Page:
Saturday, September 15, 2012


On a Tuesday morning about five years ago I was doing what I normally did on a Tuesday morning when I was a working stiff......
I was standing in a Starbucks.  Waiting for my drink order.
What made this Tuesday morning so different was that I was in full police uniform, all polished, pressed and shined.
At the time I was assigned to a unit that was responsible for usher duties at police funerals.
I was getting ready for a long day at a funeral for a veteran officer that had died quite suddenly due to natural causes.  
As I stood there waiting for my coffee, a fellow patron approached me and said "I want to thank you for your service."
I cannot remember exactly how I responded but I'm pretty sure that it was something like this.....
I shifted from foot to foot unsteadily
I said a couple of "ums" and "ahs" as I tried to think of an eloquent and wonderfully sincere response.
And in the end I was probably as clumsy as I always am in these situations.
The truth is this was not the first time that someone approached me in uniform to express their gratitude.
However, in true form, I have always responded in the most ungraceful of manners.
I really never know what to say.
There is a big part of me that feels very undeserving of such heralding or praise.
I've never done anything heroic such as run into a burning building or tackle an armed suspect.
Maybe there were times I put myself in harms way. Maybe.
But I cannot think of any off the top of my head.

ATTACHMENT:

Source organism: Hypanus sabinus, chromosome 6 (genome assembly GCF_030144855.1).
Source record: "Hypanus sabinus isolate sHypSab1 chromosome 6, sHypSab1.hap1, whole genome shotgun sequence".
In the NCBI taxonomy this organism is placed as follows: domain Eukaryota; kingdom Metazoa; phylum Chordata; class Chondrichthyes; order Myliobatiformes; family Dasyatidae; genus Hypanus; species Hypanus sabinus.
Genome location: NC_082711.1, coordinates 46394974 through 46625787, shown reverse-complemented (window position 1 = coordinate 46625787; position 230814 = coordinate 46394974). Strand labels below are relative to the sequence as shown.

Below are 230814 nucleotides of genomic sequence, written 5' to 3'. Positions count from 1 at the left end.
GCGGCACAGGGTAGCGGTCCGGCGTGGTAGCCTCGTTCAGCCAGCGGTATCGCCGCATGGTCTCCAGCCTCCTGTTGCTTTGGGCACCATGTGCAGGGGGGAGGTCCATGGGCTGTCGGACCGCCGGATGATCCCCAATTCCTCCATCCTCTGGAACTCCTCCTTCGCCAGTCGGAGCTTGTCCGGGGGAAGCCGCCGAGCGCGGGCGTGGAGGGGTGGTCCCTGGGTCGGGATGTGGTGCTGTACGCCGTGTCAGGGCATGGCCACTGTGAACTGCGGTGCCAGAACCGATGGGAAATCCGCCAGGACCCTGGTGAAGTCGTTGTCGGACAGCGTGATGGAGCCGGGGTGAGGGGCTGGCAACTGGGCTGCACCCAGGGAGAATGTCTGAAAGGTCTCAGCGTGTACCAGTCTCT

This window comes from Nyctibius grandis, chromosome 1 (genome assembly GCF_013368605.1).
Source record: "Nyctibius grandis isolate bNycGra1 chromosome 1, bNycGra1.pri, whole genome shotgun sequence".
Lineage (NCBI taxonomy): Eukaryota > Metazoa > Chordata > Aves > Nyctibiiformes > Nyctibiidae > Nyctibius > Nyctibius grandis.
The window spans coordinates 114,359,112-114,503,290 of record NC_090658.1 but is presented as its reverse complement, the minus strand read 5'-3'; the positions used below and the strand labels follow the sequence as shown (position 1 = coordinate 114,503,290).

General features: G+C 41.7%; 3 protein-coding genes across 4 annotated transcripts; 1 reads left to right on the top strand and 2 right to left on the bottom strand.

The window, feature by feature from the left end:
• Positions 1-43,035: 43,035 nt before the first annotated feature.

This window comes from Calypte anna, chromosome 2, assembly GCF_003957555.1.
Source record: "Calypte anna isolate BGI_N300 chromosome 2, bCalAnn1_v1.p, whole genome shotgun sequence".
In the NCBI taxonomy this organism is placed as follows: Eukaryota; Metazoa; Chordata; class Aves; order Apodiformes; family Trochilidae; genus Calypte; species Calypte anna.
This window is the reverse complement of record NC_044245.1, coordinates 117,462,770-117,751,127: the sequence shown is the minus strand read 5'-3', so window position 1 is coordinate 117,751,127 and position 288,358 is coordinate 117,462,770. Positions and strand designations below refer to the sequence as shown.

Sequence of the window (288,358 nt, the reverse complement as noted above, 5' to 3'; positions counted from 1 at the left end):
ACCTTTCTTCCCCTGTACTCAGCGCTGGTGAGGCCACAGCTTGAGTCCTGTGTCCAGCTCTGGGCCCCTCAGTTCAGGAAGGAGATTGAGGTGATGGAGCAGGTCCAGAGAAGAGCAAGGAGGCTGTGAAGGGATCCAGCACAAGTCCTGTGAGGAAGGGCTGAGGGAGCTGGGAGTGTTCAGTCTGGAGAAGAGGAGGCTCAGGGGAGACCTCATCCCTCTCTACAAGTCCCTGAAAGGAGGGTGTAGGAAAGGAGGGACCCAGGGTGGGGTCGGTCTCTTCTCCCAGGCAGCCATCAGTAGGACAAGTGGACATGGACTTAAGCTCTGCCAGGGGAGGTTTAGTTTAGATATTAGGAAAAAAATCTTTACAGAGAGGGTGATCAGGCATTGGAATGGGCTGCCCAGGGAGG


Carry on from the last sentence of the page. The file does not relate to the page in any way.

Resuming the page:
I hear the stories of other officers and often I stand in awe of them.
There was a fellow officer I worked with that once subdued a drugged up attacker, who was trying to kill him, with his bare hands.
Yes, I do not feel worthy to be in such company.
And today, it is even harder to be an officer on the street.
Much more dangerous and so much more second guessing.
When I think of all of them, I feel like a fraud.
I did not live, eat, or drink the job.
I did not picture myself as the superhero or the first person anyone would want to come to their aid.
I never felt deserving of all the thanks.

But then when my career was over and I was more retrospective I realized something.
The people who approached me were not just thanking me.
No, it wasn't all about me.
When they offered their thanks, they were, by extension, thanking all those who wear the uniform and put their lives on the line daily.
When they thanked me, they were thanking all officers.

Today is National Thank A Police Officer Day.
And I have this one request.
If you see a police officer, make sure to thank him or her.
You will, in essence, be extending your thanks about 800,000 times over.

No comments: